427 F2d 78 Consumers Power Company v. United States Consumers Power Company
427 F.2d 78
70-1 USTC P 9444
CONSUMERS POWER COMPANY, Plaintiff-Appellee,
UNITED STATES of America, Defendant-Appellant.
CONSUMERS POWER COMPANY, Plaintiff, Cross-Appellant,
UNITED STATES of America, Defendant, Cross-Appellee.
Nos. 19916, 19917.
United States Court of Appeals, Sixth Circuit.
June 5, 1970.
Richard W. Perkins, Dept. of Justice, Washington, D.C., for the United States; Johnnie M. Walters, Asst. Atty. Gen., Lee A. Jackson, William A. Friedlander, Attys., Dept. of Justice, Washington, D.C., on the brief.
Clifford H. Domke and William O. Allen, Jackson, Mich., on the brief for Consumers Power Co.
Before COMBS and BROOKS, Circuit Judges, and O'SULLIVAN, Senior Circuit judge.
BROOKS, Circuit Judge.
This appeal involves questions relating to the federal income tax liability of the plaintiff-appellee, Consumers Power Company. Consumers brought suit to recover a portion of the income taxes it paid for the taxable years 1954 through 1957. Two issues are presented on review. First, Consumers argues that it should have been able to deduct from its gross income as ordinary and necessary business expenses payments made to the Electric Companies Advertising Program (ECAP), an organization of privately owned electric power companies, for a national advertising campaign carried on during the four year period in question. Second, Consumers contends that it was correct in deducting the face amount of certain death benefit certificates it issued to retiring employees in the years in which the certificates were issued rather than in the years when the death benefits were actually paid. The District Court disallowed the deductions for the expenses of the advertising program, but permitted Consumers to deduct the face amount of the death certificates in the years in which they were issued. See, 299 F.Supp. 1180 (1969).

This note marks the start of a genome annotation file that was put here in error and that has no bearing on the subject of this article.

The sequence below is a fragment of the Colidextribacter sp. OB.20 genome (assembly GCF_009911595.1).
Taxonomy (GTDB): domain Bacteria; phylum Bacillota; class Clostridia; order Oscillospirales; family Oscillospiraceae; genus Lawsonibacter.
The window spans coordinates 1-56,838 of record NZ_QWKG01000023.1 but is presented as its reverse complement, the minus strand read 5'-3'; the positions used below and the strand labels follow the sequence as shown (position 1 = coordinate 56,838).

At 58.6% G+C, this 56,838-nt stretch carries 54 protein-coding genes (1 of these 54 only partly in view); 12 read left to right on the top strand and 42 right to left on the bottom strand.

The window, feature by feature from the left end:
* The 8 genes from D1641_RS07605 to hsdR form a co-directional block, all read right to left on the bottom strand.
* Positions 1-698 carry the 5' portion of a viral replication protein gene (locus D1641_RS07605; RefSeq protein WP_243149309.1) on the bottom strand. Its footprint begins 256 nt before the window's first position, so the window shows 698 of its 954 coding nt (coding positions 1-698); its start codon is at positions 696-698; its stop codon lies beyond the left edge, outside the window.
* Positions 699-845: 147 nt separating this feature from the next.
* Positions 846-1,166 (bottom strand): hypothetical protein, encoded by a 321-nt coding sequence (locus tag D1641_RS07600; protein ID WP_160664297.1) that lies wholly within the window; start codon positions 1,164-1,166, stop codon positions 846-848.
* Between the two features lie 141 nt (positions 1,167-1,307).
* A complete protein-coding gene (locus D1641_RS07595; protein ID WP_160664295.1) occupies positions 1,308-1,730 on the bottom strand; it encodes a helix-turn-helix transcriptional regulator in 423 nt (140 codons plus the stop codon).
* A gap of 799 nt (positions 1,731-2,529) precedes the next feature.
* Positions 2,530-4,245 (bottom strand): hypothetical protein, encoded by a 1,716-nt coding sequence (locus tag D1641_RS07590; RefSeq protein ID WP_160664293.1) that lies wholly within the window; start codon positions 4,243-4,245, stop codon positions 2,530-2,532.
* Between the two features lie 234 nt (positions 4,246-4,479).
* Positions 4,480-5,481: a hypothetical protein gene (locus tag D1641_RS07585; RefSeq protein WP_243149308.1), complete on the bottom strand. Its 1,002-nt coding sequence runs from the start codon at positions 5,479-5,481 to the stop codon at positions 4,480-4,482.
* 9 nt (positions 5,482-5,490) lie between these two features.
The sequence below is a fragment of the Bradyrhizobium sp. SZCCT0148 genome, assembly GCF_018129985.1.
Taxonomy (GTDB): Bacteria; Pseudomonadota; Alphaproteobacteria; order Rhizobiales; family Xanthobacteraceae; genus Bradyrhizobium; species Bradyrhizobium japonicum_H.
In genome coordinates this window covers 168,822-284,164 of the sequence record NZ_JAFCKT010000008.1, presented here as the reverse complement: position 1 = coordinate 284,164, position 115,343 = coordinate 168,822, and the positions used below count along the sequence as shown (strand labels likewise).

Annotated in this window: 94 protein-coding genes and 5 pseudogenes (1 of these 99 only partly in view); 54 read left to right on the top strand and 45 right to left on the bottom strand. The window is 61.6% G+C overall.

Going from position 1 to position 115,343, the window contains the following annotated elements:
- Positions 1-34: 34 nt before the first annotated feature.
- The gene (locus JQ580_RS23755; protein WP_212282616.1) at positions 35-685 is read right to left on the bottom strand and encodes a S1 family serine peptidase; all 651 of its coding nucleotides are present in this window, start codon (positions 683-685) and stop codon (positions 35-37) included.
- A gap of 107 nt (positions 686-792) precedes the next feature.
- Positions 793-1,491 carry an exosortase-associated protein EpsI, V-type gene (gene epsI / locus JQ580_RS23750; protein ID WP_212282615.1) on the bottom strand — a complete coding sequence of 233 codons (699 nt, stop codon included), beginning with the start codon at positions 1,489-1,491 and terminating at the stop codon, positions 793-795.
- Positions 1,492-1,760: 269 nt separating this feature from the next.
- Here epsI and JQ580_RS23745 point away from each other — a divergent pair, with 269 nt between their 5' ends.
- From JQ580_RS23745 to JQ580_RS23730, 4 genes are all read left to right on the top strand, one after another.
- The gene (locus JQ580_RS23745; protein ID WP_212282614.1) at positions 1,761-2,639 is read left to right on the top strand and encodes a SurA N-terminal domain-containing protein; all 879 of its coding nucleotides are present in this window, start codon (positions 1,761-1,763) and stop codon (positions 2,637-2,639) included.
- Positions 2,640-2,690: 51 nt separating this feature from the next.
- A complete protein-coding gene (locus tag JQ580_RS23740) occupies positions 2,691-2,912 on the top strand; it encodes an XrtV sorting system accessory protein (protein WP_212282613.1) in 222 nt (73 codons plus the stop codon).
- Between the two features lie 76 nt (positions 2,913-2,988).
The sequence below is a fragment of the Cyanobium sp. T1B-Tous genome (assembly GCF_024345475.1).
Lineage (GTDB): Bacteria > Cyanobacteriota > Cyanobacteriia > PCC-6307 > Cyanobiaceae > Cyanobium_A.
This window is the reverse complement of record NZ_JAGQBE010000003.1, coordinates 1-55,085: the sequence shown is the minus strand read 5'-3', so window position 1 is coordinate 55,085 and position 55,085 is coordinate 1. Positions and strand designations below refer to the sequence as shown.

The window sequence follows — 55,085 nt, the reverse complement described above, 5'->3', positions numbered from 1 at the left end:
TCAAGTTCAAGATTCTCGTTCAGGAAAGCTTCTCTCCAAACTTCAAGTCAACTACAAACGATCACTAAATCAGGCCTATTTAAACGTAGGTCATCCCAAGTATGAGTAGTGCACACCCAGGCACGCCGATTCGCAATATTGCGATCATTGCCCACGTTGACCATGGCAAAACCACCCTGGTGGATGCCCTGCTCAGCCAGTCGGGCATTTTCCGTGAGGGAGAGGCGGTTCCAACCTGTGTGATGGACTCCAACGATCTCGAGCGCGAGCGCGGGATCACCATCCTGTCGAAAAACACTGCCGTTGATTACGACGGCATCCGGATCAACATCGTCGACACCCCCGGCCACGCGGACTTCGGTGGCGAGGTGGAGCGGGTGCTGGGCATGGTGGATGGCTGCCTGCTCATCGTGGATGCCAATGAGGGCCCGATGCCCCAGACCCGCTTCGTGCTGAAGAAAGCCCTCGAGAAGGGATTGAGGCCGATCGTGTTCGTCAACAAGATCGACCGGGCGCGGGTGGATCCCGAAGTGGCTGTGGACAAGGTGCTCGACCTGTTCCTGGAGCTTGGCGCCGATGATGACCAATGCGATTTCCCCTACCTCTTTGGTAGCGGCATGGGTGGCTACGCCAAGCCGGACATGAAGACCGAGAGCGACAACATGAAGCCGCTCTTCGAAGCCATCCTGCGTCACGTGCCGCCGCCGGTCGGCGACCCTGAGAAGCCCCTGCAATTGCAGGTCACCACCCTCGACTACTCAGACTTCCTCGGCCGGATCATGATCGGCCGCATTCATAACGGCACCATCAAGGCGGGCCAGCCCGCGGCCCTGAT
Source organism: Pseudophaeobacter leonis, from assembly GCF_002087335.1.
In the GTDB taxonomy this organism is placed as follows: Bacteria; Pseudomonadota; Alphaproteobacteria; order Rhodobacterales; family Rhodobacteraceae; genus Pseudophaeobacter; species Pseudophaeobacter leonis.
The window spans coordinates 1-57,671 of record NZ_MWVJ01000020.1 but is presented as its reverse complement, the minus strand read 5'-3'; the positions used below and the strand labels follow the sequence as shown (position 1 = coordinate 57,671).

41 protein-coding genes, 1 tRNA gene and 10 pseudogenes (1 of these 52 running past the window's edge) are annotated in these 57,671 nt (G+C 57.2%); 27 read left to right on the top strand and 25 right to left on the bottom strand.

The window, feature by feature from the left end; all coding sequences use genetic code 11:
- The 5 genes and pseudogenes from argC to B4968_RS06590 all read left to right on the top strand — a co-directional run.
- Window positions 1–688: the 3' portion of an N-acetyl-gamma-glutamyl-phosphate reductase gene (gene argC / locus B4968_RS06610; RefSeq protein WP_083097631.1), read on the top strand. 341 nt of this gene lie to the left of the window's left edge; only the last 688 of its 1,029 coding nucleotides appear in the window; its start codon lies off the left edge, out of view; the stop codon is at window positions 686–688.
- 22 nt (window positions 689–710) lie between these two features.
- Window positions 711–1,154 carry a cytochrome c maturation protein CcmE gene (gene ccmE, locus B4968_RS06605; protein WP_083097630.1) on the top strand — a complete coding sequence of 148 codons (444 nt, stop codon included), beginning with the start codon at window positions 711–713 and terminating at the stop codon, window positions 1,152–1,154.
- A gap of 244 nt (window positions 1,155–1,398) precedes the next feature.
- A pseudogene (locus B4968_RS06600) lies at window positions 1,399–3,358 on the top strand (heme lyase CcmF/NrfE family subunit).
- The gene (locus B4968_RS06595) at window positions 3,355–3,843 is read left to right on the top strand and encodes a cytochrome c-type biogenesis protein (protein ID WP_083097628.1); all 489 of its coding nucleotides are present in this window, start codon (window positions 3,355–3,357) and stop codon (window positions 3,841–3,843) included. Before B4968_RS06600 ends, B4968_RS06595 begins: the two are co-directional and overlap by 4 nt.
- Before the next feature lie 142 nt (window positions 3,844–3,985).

The payments Consumers made to the Electric Companies Advertising Program were its pro rata share of the cost of a national advertising campaign. An examination of the materials used show the campaign had a two-fold purpose: 1. explaining how electricity can make for more comfortable living, and 2. pointing out the 'bad features' of publicly owned electric power companies as compared to privately owned companies. The advertisements for which the District Court disallowed deductions were the ones which in some way attacked public power. Some of the disallowed advertisements made a hard sell attack on public power calling it 'creeping socialism', while others simply suggested that private power companies can provide faster service because, unlike with publicly owned power companies, there was no waiting to have funds appropriated for the needed electrical facilities. Many of the advertisements were directed toward the Tennessee Valley Authority, and several admonished the public to let their congressmen know how they felt about governmental ownership of electric power companies.